“Quantum Leap” Needed in Education to Secure our Future Prospects
In Kerry today (Friday) the Fine Gael Leader, Enda Kenny, said that the future of our economy was dependent of transforming, not just improving our education system. He also said that he was very encouraged by the positive response of business leaders to his radical plan to make the lap-top the schoolbag of the future, by giving a personal computer to every student entering secondary school, within the lifetime of the new government.
Developing that, and other key proposals, in what his new vision for education in Ireland, Enda Kenny, stressed that the future of our economy, jobs and prosperity were all critically dependent, not just on improving education, but actually “transforming” it. “If we’re serious about our economic future, there’s no other way. We need a quantum leap in education, to secure our future in the knowledge economy. A business-as-usual approach will spell economic decline for the next generation.”
Addressing concerns by teachers’ unions on some aspects of his proposals, he said taking a huge leap in education would require new thinking and new attitudes on all sides.
“If we want the best possible future for Ireland, education can no longer be partisan. We will have to rise above the old, sectoral interests and instead, make education a national challenge, one which children, parents, teachers and a new government will meet – and this time – meet together. Because, we all share the same vision, the same ambition, the same goal.”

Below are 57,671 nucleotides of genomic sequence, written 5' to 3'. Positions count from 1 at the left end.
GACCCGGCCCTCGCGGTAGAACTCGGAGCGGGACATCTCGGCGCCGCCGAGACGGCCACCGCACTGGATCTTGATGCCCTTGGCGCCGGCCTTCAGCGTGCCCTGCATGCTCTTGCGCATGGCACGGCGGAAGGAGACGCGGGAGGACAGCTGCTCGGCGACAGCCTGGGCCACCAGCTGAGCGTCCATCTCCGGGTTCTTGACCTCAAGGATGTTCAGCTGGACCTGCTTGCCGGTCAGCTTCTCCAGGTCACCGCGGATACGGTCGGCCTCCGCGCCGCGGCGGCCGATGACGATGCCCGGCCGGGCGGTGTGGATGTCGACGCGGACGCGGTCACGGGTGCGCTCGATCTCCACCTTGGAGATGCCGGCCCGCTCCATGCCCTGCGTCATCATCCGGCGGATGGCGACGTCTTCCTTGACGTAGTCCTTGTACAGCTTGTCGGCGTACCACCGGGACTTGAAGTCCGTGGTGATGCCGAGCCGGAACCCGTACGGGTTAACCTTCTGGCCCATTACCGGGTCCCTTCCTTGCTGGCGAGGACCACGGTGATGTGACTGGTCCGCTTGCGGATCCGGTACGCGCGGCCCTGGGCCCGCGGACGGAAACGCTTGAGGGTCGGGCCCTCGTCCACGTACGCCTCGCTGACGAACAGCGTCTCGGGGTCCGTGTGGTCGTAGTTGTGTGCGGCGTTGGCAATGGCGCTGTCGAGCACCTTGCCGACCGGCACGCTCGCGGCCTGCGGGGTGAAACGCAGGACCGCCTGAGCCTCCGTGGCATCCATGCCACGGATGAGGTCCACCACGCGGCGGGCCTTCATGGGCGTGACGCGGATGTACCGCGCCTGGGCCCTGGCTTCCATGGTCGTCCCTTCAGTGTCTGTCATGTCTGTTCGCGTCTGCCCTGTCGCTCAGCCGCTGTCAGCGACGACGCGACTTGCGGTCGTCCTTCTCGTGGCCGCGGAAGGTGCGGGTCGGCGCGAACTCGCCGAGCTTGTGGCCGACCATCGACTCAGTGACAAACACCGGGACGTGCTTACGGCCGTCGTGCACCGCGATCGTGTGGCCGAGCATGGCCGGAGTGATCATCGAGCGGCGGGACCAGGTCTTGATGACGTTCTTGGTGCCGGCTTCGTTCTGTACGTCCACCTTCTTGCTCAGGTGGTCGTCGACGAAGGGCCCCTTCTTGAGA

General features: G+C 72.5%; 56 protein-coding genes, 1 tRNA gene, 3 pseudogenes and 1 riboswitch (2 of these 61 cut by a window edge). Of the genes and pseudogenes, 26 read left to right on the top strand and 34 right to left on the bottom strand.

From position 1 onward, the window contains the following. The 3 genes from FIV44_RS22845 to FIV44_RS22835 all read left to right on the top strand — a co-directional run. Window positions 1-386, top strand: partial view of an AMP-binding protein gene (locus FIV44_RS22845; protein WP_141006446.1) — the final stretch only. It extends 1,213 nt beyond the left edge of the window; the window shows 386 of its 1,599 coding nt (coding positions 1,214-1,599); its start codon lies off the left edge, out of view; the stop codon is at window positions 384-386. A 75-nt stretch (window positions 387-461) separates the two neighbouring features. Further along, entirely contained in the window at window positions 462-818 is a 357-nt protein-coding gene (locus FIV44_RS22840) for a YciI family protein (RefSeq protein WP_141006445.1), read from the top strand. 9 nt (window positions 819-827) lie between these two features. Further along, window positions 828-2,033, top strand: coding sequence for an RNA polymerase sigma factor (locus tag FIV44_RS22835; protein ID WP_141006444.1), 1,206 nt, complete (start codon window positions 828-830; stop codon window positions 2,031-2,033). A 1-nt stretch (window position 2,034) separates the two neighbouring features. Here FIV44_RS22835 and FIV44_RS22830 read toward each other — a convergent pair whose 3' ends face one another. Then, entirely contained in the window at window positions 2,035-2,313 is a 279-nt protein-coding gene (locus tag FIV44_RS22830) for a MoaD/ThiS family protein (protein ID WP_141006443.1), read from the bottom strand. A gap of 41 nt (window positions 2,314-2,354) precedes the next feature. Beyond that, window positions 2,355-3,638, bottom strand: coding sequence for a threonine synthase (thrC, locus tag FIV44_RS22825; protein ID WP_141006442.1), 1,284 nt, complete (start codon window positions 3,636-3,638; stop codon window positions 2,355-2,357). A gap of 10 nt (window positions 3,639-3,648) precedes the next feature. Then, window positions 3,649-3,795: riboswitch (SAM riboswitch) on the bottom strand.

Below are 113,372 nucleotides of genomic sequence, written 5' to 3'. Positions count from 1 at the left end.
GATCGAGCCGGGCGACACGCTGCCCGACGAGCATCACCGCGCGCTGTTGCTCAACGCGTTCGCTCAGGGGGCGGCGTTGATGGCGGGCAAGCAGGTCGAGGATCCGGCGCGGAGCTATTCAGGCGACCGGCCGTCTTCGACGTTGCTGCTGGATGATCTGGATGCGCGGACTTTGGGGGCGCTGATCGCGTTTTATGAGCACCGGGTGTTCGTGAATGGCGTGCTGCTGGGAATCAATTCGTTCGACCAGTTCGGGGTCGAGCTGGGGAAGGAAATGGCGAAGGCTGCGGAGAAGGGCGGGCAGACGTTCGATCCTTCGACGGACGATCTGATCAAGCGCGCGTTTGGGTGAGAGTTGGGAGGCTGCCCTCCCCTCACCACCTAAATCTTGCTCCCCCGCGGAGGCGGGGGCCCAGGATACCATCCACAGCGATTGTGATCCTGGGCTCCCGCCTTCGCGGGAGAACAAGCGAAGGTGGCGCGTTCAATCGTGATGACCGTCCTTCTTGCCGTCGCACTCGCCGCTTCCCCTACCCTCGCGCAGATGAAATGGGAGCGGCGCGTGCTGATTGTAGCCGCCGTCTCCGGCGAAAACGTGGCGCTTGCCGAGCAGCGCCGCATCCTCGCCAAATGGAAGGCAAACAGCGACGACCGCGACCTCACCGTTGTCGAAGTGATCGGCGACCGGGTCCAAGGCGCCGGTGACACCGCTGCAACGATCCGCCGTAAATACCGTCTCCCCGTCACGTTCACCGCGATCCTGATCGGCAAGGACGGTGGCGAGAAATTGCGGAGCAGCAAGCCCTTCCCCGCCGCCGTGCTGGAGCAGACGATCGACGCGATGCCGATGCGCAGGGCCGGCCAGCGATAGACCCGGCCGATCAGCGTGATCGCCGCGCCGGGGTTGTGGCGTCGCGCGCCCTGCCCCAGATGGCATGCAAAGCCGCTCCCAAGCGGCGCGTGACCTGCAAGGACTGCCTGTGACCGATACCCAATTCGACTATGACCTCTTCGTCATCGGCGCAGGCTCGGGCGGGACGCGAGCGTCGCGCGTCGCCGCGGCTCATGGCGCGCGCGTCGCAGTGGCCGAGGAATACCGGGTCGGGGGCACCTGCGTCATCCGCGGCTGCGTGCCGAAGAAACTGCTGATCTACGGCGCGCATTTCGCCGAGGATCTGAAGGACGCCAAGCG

Stressing the vital role of teachers in our society, he said – “This is about progress, performance and prosperity and no teacher wants to hold this country back.”
“It’s time for education to revolve around the child/pupil, not around outdated systems that worked well in the 20th century but had no place in the 21st. Ireland is lagging behind our EU counterparts in the number of days a child can learn at school, when you compare our 167 days with 180 in Austria, 190 in Canada, Finland and Norway and 220 days in Germany. The teaching profession faces an enormous challenge given the increased requirements expected to be delivered in the school day and year.
“With a child-centred system we would use a compelling trio of technology, investment and reform to:
– Transform standards of literacy and numeracy;
– Make our young people the most technology literate in the world;
– Create a child-centred, contemporary, world-class education system that would drive our economy, jobs and success in the future.
“We must make our children the most literate and numerate in the world. The biggest, single threat to our economy is the consistently poor standards of literacy and numeracy that haven’t improved despite all the money spent. A child who cannot read is automatically excluded from the knowledge economy. One in three children in disadvantaged areas can barely read and write. Already, a quarter of Irish adults function at the lowest level of literacy. They have trouble filling out forms, helping children with homework, reading the dosage on a medicine bottle. We must tackle disadvantage to eradicate this, so we can move up the value chain and avoid economic disaster.”